Animation placed in background. Further animation on the background including the spotlight drawing in, focusing on MW and emanating in a glow around her and a ghost clip will be added in compositing.

Animation Production Diary – What’s the collective noun for a group of ghosts?

The ghosts, as I call them, first appear in scene seven to correspond with the line; ‘…when she thought about the teenager she had been’. They represent an attempt to express a younger possible self, the adult looking back at herself with compassion, and as such a gateway to possible contentment. One of the ghosts will join the Melancholic Wife in the darkness in scene eleven as a symbol of the connection to this gateway out of the blackness so it felt important to keep them feeling light and unburdened by the weight of gravity. They needed to be instilled with a sense of carefree joy to contest the heavy, laden aspect of the dark thoughts.

 
My first ghost pencil test with subsequent digital inks.

A second spinning ghost, the pencil test for this was drawn as thumbnails in an A5 notebook as seen below with the next ghost.
 
An example of the pencil thumbnails for the ghosts along with an inked test of a ghost rising with a slight turn then settling.
All of these ghosts were combined for scene seven with the timings shifted slightly on the same actions to differentiate, the ghost rising animation was re-used the most because of it’s various, differing actions and longer length.
The finished scene with layers of ghosts added in. I changed the opacity on a downward scale from the front to the back of the scene.

Animation Production Diary – Short but nevertheless important

There are a few scenes dotted through the animatic that could be described as very short and scenes five and six would fall under that category, comprising a total of three seconds all together. Scene five is a simple step into the ‘ghost room’ and scene six follows it up with a short glance up from our protagonist as she spots the ghosts.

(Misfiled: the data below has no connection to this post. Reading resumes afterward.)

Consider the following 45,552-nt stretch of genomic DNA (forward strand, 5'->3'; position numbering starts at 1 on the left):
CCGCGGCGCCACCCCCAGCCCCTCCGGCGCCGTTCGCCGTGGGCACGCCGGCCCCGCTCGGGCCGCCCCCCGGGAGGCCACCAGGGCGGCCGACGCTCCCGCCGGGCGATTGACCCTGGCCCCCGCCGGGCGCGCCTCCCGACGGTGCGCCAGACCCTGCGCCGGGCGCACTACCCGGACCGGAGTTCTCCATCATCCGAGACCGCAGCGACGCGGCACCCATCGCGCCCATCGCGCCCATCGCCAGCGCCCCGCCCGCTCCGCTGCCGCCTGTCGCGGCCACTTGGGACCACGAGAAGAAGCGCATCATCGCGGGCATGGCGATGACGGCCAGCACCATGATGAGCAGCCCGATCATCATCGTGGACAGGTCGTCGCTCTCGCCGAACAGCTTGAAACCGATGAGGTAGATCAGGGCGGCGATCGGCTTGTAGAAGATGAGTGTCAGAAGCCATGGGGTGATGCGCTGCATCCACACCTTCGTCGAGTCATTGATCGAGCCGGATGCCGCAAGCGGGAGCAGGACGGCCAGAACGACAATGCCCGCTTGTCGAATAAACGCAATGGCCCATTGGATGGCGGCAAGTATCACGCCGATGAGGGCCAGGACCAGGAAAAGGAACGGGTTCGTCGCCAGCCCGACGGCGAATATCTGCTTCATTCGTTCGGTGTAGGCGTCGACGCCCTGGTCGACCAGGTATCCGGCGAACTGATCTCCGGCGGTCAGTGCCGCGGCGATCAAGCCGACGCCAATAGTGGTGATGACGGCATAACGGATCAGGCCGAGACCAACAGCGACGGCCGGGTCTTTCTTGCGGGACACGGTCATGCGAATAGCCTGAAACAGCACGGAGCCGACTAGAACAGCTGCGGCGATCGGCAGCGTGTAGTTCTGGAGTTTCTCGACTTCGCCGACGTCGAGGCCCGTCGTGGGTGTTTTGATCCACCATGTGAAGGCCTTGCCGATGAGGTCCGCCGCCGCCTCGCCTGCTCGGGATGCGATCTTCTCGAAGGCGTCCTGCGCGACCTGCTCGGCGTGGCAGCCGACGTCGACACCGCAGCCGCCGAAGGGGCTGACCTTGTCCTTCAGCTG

While short they are important, scene six bridges the story from the frantic run that preceded it to the more serene atmosphere of the ‘ghost room’. I felt it important to have her step even once, rather than just have a more easily completed hold, to represent the dissipation of energy from the mad dash.

One small step for the Melancholic Wife…

The glance upwards then has to communicate an emotional shift, I wanted to portray a graceful arc to her movement and emphasise the flow of her hair to preface the floating light tone of the dancing ghosts who are about to appear on screen. I learned the importance here of not underestimating any scene no matter the length and its potential to keep a story continuum on track.

This scene is also the first and only real close-up of the character so I really wanted to communicate her poise and character as much as possible.

Animation Production Diary – They need to look like lady hands

The action in scene ten involves a close up of the Melancholic Wife reaching up to try and bring a ghost with her as she is being pulled down. The ghost represents a positive memory of her teenage self, an instance not weighted down by the same troubles as her adult self, and the effort to carry it with her into the darkness is an attempt to accept this positive aspect fully into herself. As such I feel the movement needs to be gentle, soft and kind. She is not grabbing the ghost, she moves to embrace it and ask for her help.

For reference I took a video of my own hands but of course they need to look like a woman’s hands so the theme of this scene was softness all round.

Hands
Ghost
Both together